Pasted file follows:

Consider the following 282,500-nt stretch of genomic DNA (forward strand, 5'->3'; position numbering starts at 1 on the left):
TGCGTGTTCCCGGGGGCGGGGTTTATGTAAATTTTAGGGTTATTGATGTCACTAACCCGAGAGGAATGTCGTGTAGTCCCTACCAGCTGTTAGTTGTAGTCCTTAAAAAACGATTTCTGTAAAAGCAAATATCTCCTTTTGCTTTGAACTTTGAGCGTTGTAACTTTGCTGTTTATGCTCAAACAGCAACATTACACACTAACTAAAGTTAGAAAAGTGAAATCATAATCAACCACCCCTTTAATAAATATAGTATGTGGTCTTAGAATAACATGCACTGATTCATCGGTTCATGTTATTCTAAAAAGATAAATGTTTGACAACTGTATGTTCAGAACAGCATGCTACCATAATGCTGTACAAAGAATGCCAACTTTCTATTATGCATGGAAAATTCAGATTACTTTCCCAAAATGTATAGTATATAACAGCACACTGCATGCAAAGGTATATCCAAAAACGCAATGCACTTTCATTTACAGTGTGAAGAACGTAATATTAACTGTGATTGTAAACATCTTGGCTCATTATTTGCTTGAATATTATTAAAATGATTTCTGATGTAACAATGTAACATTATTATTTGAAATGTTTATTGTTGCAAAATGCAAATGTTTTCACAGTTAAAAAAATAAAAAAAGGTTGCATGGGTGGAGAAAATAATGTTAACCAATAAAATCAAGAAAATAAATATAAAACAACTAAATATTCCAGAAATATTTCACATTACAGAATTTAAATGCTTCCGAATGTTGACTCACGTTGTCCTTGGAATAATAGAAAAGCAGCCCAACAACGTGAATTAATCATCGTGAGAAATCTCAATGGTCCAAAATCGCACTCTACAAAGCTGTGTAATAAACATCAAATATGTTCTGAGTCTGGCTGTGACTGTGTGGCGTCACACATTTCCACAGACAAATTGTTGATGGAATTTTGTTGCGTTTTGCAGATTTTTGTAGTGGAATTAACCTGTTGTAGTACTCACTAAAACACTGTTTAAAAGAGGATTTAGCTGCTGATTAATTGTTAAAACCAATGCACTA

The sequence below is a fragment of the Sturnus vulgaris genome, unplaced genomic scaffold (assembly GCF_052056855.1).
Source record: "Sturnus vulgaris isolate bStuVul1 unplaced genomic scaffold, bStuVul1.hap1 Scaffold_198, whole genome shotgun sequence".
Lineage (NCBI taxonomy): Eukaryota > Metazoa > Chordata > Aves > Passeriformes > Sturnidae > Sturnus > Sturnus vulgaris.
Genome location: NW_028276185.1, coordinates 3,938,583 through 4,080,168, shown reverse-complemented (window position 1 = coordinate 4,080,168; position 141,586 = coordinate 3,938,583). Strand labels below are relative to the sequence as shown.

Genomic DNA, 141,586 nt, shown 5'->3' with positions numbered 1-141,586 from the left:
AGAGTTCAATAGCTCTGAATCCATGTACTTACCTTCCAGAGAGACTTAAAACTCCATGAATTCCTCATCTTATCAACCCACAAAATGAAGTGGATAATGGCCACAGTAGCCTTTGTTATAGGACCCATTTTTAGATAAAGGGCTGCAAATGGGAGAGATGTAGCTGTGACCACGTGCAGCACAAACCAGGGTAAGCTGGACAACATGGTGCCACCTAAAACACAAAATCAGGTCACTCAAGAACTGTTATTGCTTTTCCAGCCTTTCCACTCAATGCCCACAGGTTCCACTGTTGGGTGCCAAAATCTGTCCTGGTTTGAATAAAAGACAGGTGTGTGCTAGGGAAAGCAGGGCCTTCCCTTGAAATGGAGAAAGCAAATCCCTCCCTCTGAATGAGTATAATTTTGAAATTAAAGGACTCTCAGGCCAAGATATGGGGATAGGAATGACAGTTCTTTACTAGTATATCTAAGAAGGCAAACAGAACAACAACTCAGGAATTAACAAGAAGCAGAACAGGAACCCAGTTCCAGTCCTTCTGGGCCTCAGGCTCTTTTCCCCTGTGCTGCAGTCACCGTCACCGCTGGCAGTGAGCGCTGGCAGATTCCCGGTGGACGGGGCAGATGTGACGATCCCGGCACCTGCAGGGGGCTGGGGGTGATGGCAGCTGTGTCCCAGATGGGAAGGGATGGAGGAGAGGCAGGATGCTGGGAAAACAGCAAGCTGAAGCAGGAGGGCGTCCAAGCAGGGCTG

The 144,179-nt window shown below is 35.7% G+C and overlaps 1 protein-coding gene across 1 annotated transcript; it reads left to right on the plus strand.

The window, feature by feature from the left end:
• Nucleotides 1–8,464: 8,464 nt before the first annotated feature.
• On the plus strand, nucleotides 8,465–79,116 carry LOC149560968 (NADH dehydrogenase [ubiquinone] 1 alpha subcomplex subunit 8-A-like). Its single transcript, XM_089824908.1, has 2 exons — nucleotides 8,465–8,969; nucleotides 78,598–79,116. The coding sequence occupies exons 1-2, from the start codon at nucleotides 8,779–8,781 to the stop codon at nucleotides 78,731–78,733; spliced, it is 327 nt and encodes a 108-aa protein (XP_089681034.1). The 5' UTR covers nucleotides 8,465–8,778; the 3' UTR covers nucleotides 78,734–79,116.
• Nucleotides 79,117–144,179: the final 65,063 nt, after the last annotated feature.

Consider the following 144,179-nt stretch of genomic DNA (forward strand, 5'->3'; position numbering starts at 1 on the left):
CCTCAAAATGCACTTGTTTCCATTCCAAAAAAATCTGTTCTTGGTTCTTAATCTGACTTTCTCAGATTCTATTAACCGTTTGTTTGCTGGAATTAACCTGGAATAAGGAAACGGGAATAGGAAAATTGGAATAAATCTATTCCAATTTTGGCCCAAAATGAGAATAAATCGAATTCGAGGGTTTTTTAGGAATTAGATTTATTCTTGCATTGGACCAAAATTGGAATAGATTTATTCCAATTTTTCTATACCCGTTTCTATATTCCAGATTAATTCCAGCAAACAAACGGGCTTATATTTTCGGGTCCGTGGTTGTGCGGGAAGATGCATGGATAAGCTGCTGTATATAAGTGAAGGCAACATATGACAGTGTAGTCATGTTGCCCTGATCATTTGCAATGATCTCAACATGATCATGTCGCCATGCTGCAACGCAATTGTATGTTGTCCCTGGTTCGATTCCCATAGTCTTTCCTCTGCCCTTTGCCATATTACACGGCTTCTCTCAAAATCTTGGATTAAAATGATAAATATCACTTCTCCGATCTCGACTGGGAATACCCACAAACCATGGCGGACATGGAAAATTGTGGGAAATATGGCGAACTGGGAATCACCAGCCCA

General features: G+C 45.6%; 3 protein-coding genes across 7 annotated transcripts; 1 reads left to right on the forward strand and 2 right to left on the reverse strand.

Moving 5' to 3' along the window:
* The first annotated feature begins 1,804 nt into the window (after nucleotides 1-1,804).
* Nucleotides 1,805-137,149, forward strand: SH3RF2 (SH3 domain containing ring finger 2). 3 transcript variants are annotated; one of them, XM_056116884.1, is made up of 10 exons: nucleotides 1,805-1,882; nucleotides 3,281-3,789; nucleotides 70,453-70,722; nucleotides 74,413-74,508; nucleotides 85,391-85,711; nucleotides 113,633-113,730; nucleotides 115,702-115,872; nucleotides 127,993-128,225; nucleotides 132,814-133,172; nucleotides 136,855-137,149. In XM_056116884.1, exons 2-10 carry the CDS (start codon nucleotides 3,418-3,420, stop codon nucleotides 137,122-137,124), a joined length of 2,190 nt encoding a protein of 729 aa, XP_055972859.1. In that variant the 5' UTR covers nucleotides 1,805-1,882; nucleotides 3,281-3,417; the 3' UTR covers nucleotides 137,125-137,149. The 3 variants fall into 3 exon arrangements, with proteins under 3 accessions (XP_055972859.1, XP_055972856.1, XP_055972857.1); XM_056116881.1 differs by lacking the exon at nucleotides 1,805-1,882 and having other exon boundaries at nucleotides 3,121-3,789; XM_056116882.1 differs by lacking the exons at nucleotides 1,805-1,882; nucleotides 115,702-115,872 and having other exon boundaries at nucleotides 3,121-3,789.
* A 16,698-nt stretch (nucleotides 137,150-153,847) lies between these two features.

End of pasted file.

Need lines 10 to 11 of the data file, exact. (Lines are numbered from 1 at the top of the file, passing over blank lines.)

The window, feature by feature from the left end:
• Nucleotides 1–8,464: 8,464 nt before the first annotated feature.